Your breastfeeding comfort can depend on where your nipple lands in your baby’s mouth. And this depends on how deeply your baby takes the breast, or latches on.
To understand this better, use your tongue or finger to feel the roof of your mouth. Behind your teeth and the ridges you can feel the roof is hard. When your nipple presses against this hard area in your baby’s mouth, it can hurt.
Where Do I Begin?
Did you know that babies are born with feeding reflexes that can help them get to the breast and latch on their own? In fact, when mothers and babies are kept skin to skin in the first hour or two after birth, most healthy babies demonstrate these instinctive behaviors by slowly pushing their way up to the breast, opening their mouths, dropping their tongues and latching on their own or with just a little guidance. Here are some things you can do to help make breastfeeding easy:
• Right after your baby is born, let her lie skin to skin on your chest until she breastfeeds for the first time.
• Keep your baby with you. Share a room with your newborn.
• Learn to identify your baby’s early hunger cues as it is best to start breastfeeding with a calm, quiet and alert baby. Some early hunger cues include:
- rooting (moving her head side to side with an open mouth when her cheek is touched);
- sticking her tongue out
- sucking on her hands
• If your baby is crying, don’t force her to breastfeed. First, soothe your baby by holding, swaying, walking or rocking her then try again.
How Do I Help My Baby Latch On Deeply?
In laid-back positions, gravity helps the nipple reach the comfort zone.
In other positions, you may need to work harder to help your baby latch
deeply. As you guide your baby to a deep latch:
• Guide your baby’s body gently into you with her nose pointed up and
her head tilted back a little (avoid pushing on the back of her head).
• Hand express a drop or two of colostrum or breast milk.
• Brush your nipple back and forth on your baby’s upper lip until your
baby opens really wide, as wide as a yawn.
• Bring your baby towards you, chin first. You can gently press between your baby’s shoulders with the palm of your hand that is supporting her. Guiding her this way, the nipple points up, towards the softer part of the roof of your baby’s mouth-the comfort zone.
That last gentle push helps the nipple reach the right spot. Breastfeeding tends to feel better when your baby latches on asymmetrically, so that more of the areola (the dark part around your nipple) under the nipple is in her mouth than on top of the nipple.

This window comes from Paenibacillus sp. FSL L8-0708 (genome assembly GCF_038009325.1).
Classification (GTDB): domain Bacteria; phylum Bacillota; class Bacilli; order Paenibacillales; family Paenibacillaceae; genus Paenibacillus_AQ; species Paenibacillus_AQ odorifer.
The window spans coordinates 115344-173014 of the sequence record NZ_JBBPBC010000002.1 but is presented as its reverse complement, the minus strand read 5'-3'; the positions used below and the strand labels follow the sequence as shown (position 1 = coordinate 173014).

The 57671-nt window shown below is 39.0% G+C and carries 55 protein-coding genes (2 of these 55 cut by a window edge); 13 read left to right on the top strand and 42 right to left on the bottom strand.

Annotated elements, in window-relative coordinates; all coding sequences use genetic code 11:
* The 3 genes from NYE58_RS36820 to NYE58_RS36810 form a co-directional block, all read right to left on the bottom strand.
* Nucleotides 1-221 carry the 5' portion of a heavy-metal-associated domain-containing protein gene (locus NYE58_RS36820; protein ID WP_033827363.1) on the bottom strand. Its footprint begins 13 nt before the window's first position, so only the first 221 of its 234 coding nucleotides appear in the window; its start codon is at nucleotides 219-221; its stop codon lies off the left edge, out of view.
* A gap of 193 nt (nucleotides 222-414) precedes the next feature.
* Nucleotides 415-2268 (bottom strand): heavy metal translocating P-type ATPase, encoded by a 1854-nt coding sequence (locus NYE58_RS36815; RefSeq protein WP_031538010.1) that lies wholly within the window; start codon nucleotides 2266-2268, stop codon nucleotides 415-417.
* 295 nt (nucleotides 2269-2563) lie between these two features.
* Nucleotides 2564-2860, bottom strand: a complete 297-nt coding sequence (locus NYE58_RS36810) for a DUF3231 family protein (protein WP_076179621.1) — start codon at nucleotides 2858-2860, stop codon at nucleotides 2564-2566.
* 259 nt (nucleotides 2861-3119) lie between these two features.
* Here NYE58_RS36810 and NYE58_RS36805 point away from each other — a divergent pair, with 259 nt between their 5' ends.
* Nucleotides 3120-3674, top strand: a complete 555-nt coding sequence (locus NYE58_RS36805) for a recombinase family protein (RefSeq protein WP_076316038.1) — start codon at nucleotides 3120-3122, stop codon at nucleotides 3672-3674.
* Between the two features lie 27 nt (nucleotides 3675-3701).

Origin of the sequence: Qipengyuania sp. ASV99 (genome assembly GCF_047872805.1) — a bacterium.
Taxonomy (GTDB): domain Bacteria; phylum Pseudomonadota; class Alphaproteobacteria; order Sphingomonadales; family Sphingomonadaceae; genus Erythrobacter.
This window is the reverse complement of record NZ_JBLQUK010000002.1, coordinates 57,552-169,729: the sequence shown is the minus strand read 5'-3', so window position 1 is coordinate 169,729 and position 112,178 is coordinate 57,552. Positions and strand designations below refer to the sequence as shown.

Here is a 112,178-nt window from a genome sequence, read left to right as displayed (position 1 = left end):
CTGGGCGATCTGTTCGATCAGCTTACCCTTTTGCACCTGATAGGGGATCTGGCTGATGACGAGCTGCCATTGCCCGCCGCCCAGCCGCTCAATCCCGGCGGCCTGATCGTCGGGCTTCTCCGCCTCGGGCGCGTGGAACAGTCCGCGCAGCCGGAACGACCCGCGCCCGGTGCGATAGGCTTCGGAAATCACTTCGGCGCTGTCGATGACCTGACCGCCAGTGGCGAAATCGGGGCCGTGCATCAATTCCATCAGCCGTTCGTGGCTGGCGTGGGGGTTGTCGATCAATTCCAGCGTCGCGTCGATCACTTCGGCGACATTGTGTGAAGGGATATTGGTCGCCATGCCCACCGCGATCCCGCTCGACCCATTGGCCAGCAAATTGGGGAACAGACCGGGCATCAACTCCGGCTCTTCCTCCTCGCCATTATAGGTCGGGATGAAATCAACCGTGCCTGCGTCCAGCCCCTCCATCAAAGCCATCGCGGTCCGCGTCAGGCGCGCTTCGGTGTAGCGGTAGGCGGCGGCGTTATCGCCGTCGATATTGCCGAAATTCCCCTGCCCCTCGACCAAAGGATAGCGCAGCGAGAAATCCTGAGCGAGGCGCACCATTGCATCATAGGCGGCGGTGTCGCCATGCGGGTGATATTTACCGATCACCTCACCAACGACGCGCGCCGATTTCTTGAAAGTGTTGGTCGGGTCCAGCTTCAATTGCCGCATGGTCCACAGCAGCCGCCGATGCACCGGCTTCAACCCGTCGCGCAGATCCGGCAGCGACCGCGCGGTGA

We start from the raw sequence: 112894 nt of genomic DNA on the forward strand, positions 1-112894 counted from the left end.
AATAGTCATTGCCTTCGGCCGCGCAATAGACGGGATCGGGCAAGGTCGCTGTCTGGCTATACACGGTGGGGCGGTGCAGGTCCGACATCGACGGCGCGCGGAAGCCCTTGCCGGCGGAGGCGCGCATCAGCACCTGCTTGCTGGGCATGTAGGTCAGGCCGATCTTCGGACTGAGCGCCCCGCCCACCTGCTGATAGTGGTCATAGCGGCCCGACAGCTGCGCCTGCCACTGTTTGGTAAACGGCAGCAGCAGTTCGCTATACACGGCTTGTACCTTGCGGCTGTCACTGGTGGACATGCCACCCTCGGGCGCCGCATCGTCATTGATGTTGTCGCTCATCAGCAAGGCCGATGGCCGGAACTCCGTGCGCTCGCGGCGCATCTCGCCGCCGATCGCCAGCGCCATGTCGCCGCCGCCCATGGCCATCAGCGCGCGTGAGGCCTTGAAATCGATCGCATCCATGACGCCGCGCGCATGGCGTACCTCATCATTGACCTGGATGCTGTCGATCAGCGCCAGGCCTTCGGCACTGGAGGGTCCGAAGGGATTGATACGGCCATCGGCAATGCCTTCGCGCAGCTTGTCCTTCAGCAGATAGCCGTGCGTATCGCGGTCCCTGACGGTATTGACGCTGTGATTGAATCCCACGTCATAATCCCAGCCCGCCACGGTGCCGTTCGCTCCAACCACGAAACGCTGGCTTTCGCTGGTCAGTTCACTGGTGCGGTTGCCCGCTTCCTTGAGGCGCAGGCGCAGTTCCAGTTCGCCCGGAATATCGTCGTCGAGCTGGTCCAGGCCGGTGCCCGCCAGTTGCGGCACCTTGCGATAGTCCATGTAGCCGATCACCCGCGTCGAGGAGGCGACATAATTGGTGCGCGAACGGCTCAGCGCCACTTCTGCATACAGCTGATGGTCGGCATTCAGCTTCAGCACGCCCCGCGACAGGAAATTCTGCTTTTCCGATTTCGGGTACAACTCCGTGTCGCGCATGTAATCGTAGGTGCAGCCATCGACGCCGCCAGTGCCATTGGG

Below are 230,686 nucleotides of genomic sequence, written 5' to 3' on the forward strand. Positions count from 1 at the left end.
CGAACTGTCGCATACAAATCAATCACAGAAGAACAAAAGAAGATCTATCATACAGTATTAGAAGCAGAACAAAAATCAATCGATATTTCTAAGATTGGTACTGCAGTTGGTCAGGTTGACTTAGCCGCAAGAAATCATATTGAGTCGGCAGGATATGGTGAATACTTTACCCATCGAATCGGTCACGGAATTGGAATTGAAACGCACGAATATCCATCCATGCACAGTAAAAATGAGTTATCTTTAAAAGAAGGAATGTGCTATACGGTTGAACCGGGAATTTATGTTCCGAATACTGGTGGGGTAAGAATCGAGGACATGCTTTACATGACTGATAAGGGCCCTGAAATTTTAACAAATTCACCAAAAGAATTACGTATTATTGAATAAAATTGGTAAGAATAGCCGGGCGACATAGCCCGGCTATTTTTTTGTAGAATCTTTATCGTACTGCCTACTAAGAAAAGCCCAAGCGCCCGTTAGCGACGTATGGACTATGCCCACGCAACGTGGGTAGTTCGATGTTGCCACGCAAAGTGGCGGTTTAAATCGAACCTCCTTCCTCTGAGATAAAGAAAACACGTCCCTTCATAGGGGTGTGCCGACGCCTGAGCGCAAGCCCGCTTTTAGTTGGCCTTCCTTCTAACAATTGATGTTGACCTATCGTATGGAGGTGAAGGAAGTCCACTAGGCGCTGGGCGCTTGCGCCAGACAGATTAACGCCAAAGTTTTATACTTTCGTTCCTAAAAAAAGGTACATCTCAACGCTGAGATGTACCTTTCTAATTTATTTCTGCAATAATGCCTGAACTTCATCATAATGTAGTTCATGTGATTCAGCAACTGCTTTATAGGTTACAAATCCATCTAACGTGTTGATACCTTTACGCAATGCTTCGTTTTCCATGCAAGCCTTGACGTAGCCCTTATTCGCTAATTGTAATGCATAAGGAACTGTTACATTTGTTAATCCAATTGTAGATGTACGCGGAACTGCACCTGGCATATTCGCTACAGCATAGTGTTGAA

What are the Signs of a Good Latch?
• You feel a tugging but no pain, rubbing or pinching while breastfeeding.
- Some discomfort the first minute or two of breastfeeding as your baby latches
on can be normal the first few weeks.
• Your baby’s lower lip is rolled out.
• Your baby has most of your areola in her mouth.
• Your baby’s chin is touching your breast and there is a small space between her nose and your breast.
If breastfeeding hurts, seek help right away from a board-certified lactation consultant (IBCLC). The sooner you get help, the better.
What Else Can I Do If I'm Still Having Trouble?
If your baby has trouble taking the breast, shaping the breast may help. To do this, be sure your thumb and fingers run in the same direction as baby’s lips (Imagine your thumb or finger as your baby’s moustache). Keep your fingers back, out of her way. Compressing the breast will help make it like the shape of a sandwich and a little easier to grasp. Your fingers will make the shape of a C or U depending on your baby's position.
This is general information and does not replace the advice of your healthcare provider. If you have a problem you cannot solve quickly, seek help right away. Every baby is different. If in doubt, contact your physician or healthcare provider.
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